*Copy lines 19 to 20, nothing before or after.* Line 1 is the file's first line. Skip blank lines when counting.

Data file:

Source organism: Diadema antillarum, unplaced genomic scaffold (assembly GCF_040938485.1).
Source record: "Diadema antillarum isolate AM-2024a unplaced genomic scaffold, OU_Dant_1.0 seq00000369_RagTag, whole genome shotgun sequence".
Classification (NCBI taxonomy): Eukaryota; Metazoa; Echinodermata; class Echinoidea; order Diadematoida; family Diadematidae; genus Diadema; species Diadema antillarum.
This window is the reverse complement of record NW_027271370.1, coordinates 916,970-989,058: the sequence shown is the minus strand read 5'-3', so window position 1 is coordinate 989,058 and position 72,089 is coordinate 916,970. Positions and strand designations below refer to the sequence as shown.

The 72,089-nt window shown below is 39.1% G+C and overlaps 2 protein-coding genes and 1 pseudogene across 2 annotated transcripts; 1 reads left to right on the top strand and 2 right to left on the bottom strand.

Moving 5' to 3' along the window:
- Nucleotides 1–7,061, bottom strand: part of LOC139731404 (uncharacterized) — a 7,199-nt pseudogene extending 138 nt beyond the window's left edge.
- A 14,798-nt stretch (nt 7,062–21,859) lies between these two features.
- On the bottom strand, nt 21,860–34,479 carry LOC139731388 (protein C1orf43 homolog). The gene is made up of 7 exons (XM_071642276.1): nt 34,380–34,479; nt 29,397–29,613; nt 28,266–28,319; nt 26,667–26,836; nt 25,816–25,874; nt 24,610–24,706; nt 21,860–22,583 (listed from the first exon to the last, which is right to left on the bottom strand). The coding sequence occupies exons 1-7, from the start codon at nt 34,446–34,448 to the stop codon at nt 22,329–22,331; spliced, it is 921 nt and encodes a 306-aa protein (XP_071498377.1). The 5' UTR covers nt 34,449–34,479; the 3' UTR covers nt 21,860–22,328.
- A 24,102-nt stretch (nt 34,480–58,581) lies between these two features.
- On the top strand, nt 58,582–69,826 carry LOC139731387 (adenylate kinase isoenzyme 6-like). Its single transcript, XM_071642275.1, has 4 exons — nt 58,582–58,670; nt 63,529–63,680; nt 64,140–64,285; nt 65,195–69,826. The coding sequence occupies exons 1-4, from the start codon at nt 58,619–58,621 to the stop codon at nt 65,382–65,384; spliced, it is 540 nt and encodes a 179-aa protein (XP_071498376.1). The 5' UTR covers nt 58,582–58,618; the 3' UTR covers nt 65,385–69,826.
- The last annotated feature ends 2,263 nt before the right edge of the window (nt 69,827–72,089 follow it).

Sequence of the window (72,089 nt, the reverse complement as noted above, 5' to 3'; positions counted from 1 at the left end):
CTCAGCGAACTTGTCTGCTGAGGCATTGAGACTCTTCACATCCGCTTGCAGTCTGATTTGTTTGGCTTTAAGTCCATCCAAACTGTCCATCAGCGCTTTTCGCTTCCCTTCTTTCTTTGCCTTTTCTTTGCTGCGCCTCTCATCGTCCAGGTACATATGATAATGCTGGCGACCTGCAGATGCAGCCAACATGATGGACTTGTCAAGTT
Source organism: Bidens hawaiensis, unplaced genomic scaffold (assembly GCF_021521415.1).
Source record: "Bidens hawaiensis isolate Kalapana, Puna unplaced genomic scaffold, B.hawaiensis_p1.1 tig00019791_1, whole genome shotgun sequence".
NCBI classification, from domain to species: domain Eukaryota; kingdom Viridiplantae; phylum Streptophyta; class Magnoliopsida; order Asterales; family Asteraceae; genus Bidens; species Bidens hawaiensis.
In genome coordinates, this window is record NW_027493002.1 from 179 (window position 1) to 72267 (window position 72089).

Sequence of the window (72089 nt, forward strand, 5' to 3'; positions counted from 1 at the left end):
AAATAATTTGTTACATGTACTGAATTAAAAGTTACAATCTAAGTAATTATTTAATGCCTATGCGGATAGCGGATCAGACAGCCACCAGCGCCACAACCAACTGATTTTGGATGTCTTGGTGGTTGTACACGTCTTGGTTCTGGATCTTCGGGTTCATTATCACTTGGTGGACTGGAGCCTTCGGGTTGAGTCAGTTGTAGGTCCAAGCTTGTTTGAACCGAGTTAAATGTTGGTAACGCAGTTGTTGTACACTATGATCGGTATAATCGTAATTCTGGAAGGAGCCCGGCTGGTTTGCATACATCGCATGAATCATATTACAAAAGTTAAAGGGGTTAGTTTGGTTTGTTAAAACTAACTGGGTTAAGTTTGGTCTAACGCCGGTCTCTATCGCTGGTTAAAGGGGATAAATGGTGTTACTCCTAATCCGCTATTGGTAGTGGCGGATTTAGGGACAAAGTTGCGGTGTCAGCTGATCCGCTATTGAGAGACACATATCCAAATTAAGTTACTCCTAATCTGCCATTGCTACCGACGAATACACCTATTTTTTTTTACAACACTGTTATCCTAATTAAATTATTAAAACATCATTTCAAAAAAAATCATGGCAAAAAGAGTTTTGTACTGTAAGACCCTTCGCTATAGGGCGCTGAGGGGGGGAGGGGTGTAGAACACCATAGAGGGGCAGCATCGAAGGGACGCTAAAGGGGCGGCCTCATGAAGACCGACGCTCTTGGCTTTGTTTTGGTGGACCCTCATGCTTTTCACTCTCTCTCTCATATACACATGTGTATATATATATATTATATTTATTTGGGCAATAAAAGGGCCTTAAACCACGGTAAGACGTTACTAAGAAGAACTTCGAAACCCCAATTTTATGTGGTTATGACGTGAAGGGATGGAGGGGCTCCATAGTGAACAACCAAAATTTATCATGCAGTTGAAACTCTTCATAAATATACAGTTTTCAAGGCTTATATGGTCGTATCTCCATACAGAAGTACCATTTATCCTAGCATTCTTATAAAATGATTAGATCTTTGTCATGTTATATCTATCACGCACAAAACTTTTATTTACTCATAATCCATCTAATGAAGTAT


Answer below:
Sequence of the window (72089 nt, forward strand, 5' to 3'; positions counted from 1 at the left end):
AAATAATTTGTTACATGTACTGAATTAAAAGTTACAATCTAAGTAATTATTTAATGCCTATGCGGATAGCGGATCAGACAGCCACCAGCGCCACAACCAACTGATTTTGGATGTCTTGGTGGTTGTACACGTCTTGGTTCTGGATCTTCGGGTTCATTATCACTTGGTGGACTGGAGCCTTCGGGTTGAGTCAGTTGTAGGTCCAAGCTTGTTTGAACCGAGTTAAATGTTGGTAACGCAGTTGTTGTACACTATGATCGGTATAATCGTAATTCTGGAAGGAGCCCGGCTGGTTTGCATACATCGCATGAATCATATTACAAAAGTTAAAGGGGTTAGTTTGGTTTGTTAAAACTAACTGGGTTAAGTTTGGTCTAACGCCGGTCTCTATCGCTGGTTAAAGGGGATAAATGGTGTTACTCCTAATCCGCTATTGGTAGTGGCGGATTTAGGGACAAAGTTGCGGTGTCAGCTGATCCGCTATTGAGAGACACATATCCAAATTAAGTTACTCCTAATCTGCCATTGCTACCGACGAATACACCTATTTTTTTTTACAACACTGTTATCCTAATTAAATTATTAAAACATCATTTCAAAAAAAATCATGGCAAAAAGAGTTTTGTACTGTAAGACCCTTCGCTATAGGGCGCTGAGGGGGGGAGGGGTGTAGAACACCATAGAGGGGCAGCATCGAAGGGACGCTAAAGGGGCGGCCTCATGAAGACCGACGCTCTTGGCTTTGTTTTGGTGGACCCTCATGCTTTTCACTCTCTCTCTCATATACACATGTGTATATATATATATTATATTTATTTGGGCAATAAAAGGGCCTTAAACCACGGTAAGACGTTACTAAGAAGAACTTCGAAACCCCAATTTTATGTGGTTATGACGTGAAGGGATGGAGGGGCTCCATAGTGAACAACCAAAATTTATCATGCAGTTGAAACTCTTCATAAATATACAGTTTTCAAGGCTTATATGGTCGTATCTCCATACAGAAGTACCATTTATCCTAGCATTCTTATAAAATGATTAGATCTTTGTCATGTTATATCTATCACGCACAAAACTTTTATTTACTCATAATCCATCTAATGAAGTAT